I have listened to smart, well-educated people talk in circles, obsessively, even angrily, on the subject of the distinction between fiction and non-fiction.

The sound of the language is where it all begins and what it all comes back to.

To teach creative writing, or to be taught it, is a paradox.

Hmm….some of these sound like tough-sledding, don’t they? It’s unfortunate because they are all quite respectable writers with valuable insights to share. Is it too much to want them to communicate a little passion for something they’ve devoted their lives to?

Shouldn’t their first sentences be lit fuses?

Feel free to share your own examples — good, bad or tough-sledding.

Sticks and stones: name-calling in the name of art

Céline Dion is the Antichrist of the indie sensibility, an overemoting schmaltz-bot who has somehow managed to convert the ethos of Wal-Mart into sine waves and broadcast them, at kidney-rupturingly high volume, directly into our internal soulPods.

85184.jpgDon’t you just love a good rant? The above comes courtesy of Sam Anderson writing in the December 17 New York Magazine. His book review is headlined: “Taster’s Choice: Is disdain for Céline Dion innate or learned? And what’s wrong with liking her music anyway?” The book under consideration is by Carl Wilson, a writer/editor for The Globe & Mail, and called, Let’s Talk About Love: A Journey to the End of Taste.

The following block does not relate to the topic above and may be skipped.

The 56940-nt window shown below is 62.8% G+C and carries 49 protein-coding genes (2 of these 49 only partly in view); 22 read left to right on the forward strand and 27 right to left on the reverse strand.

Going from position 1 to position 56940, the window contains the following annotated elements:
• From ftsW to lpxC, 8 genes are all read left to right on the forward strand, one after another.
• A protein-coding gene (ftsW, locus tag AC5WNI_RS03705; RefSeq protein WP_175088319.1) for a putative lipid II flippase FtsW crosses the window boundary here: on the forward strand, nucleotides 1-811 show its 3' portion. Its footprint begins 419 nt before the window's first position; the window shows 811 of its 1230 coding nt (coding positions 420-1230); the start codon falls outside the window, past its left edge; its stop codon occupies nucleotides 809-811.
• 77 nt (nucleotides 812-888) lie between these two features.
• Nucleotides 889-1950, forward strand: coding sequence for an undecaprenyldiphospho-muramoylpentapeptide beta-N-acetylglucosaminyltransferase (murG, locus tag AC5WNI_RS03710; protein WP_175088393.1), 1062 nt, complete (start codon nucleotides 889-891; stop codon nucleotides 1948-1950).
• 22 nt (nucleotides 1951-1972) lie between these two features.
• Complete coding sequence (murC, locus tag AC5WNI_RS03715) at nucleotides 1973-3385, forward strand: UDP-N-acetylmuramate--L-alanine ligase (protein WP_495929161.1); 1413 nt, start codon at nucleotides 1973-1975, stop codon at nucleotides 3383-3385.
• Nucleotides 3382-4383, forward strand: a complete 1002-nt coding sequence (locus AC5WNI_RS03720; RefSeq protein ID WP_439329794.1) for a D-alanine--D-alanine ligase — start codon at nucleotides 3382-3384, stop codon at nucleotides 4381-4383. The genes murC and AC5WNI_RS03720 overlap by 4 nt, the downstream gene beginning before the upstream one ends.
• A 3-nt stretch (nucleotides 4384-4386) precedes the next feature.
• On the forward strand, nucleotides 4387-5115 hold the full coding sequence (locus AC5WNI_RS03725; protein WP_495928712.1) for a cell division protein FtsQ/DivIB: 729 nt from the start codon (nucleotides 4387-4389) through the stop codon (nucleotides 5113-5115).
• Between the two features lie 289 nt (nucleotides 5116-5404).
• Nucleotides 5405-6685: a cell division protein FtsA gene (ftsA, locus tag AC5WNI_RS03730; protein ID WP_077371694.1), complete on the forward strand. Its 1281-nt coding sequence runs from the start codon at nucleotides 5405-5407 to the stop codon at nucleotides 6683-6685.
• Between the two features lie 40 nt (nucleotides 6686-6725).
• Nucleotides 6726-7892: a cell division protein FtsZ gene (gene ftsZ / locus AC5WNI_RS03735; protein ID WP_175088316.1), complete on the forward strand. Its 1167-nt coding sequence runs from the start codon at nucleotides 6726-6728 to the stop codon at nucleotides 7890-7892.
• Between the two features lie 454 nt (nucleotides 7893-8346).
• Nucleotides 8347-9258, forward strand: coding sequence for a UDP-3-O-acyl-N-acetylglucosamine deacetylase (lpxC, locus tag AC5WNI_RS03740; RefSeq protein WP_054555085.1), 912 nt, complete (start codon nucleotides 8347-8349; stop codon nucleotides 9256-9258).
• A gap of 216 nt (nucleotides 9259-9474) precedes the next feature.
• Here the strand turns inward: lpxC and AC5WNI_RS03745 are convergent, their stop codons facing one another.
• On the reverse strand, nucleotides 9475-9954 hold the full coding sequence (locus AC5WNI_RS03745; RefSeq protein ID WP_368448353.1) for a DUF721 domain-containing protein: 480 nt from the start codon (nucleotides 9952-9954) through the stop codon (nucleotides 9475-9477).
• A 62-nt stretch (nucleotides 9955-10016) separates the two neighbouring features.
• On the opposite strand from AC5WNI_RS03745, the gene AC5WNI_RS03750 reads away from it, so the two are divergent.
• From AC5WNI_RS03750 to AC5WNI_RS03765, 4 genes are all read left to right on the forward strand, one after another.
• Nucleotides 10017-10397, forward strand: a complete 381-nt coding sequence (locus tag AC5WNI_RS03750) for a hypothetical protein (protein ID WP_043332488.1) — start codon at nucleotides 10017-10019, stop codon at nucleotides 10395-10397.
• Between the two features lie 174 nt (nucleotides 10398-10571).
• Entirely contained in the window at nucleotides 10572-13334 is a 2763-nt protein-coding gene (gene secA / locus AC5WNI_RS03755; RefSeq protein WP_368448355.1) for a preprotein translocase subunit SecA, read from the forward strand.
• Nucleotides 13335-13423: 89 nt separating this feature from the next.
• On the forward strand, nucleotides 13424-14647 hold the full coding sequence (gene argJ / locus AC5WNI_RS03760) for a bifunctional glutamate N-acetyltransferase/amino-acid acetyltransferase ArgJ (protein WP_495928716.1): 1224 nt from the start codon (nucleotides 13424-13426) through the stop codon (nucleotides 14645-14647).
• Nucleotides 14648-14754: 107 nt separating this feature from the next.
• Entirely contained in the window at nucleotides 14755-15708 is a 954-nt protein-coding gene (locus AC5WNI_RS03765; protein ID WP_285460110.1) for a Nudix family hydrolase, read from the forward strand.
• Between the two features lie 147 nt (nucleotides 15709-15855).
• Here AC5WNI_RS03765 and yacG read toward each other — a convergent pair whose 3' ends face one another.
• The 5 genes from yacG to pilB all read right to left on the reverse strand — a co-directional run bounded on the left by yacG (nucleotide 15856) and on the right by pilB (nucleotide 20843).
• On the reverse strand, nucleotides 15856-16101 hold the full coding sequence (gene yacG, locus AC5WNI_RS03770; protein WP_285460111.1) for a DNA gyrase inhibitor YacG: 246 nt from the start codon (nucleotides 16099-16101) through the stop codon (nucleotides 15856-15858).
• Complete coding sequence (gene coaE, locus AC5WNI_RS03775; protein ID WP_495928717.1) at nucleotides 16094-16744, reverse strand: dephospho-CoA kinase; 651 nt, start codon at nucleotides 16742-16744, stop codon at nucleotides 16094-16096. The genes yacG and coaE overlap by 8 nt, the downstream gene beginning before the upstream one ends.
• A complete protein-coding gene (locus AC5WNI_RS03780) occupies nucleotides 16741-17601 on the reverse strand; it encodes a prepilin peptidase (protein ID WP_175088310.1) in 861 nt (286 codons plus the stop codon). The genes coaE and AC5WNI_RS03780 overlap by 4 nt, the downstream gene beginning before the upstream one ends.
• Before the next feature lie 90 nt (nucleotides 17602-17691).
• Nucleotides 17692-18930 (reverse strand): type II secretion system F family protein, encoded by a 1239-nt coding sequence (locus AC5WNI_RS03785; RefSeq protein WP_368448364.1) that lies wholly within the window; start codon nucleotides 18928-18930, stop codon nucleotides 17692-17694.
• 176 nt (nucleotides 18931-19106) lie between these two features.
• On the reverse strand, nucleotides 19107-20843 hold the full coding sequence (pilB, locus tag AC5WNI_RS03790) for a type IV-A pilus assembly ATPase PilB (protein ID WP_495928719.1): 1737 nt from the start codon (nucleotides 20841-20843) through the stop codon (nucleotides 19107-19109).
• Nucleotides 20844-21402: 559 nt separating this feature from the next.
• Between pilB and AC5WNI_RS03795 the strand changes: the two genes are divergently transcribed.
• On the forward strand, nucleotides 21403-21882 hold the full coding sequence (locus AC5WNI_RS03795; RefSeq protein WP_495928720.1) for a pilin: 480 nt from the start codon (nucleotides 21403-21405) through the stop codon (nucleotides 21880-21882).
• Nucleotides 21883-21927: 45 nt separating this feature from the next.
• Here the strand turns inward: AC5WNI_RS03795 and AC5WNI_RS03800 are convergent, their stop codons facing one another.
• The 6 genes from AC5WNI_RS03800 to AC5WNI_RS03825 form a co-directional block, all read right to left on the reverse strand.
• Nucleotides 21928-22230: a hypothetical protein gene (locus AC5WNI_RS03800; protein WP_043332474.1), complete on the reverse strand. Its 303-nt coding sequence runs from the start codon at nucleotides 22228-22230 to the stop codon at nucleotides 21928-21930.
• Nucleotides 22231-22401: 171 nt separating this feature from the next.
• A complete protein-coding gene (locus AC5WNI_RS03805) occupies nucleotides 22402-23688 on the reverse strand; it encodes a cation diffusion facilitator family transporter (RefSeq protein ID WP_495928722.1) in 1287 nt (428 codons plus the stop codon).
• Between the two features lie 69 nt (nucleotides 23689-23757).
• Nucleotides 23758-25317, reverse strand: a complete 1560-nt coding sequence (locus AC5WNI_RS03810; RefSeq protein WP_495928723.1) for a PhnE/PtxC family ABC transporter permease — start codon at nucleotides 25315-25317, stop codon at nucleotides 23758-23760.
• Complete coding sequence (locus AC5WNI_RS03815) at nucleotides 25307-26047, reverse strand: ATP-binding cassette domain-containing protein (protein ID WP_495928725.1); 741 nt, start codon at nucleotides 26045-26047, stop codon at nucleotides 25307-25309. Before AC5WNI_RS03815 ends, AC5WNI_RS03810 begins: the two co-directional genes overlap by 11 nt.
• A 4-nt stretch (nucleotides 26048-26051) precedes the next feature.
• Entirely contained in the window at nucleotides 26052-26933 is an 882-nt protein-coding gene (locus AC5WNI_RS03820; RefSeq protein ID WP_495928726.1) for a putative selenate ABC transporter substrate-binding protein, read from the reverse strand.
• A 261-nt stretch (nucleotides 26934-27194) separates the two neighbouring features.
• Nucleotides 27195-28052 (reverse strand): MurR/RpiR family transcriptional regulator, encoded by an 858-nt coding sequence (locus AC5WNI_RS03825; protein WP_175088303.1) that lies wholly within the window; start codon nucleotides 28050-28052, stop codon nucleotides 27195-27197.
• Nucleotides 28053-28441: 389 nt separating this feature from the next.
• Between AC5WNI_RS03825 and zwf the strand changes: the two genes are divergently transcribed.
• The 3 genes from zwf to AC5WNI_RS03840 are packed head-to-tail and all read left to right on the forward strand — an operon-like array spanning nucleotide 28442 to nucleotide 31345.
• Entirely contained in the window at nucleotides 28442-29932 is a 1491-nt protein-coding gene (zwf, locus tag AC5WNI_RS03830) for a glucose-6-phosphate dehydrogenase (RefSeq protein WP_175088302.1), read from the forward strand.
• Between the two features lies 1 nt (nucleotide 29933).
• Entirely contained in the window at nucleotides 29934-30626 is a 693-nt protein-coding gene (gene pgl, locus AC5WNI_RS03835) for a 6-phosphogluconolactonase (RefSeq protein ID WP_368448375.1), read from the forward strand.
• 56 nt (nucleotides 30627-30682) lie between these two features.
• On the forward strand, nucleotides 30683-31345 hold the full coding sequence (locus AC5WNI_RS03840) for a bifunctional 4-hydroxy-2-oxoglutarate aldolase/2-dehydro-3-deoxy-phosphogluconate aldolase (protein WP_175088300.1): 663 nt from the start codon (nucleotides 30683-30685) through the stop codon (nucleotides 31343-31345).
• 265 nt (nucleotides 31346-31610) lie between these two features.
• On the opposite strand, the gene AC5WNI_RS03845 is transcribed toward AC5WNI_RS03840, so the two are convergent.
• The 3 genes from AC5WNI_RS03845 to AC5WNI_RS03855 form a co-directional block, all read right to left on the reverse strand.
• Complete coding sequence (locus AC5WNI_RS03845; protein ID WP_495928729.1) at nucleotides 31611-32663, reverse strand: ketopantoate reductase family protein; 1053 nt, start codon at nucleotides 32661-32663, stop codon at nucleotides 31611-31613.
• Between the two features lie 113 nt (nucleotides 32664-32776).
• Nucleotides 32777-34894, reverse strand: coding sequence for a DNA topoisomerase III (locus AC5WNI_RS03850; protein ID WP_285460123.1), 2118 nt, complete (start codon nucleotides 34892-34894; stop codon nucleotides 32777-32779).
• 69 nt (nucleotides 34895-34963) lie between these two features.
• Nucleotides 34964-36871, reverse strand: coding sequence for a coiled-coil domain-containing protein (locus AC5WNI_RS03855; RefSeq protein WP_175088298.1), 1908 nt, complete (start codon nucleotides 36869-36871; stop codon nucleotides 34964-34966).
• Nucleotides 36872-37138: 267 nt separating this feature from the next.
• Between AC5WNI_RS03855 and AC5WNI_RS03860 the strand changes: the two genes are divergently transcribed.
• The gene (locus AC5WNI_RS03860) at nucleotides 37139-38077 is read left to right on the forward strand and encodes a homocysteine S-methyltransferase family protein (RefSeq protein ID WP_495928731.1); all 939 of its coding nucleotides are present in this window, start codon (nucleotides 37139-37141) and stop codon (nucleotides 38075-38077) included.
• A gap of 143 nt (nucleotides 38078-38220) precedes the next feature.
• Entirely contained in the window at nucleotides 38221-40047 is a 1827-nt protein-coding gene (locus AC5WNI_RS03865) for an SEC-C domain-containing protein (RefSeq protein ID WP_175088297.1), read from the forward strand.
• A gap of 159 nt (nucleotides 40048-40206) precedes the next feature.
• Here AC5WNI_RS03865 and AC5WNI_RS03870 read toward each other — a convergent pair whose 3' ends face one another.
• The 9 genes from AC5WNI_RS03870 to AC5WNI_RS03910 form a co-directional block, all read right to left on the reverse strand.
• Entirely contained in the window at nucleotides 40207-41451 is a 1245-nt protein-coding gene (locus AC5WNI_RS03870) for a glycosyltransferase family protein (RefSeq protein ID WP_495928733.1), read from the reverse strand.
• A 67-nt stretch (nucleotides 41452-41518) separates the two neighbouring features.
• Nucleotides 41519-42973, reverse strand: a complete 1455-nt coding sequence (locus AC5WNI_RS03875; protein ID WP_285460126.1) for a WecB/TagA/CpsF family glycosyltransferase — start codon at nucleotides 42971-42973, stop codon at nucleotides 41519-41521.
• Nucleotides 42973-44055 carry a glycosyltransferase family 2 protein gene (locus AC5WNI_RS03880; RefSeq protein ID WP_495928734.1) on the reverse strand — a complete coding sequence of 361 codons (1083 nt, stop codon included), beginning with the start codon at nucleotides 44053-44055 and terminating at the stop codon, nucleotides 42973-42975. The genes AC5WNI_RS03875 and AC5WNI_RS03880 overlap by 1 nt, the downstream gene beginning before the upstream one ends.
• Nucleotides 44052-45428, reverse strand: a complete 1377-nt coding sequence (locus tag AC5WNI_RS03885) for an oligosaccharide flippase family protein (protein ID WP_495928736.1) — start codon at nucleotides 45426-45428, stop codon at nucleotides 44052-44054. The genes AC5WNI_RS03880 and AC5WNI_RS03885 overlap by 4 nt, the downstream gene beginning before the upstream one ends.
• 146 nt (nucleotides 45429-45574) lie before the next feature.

I bring it up here because nothing grows quite so robustly in the garden of cultural criticism as debate about low and high, and what the significance is – for individuals and entire civilizations – when one group of people likes something that another group doesn’t.

Defenders of taste and decency will of course argue that a Giuseppe Verdi belongs in Milan’s La Scala, and a Céline Dion in, well, a Las Vegas hotel. The same sort of classifications come up in book discussions all the time. Stephen King is not a serious writer. John Irving is hopelessly middlebrow. Heaven forbid anyone should dip their toes into the cesspools of genre fiction.

In a piece that appears in The Times online, Brian Appleyard considers the stigmatizing effect of being branded a science fiction writer, while tenaciously defending the genre.

In the 1970s, Kingsley Amis, Arthur C Clarke and Brian Aldiss were judging a contest for the best science-fiction novel of the year. They were going to give the prize to Grimus, Salman Rushdie’s first novel. At the last minute, however, the publishers withdrew the book from the award. They didn’t want Grimus on the SF shelves. “Had it won,” Aldiss, the wry, 82-year-old godfather of British SF, observes, “he would have been labelled a science-fiction writer, and nobody would have heard of him again.”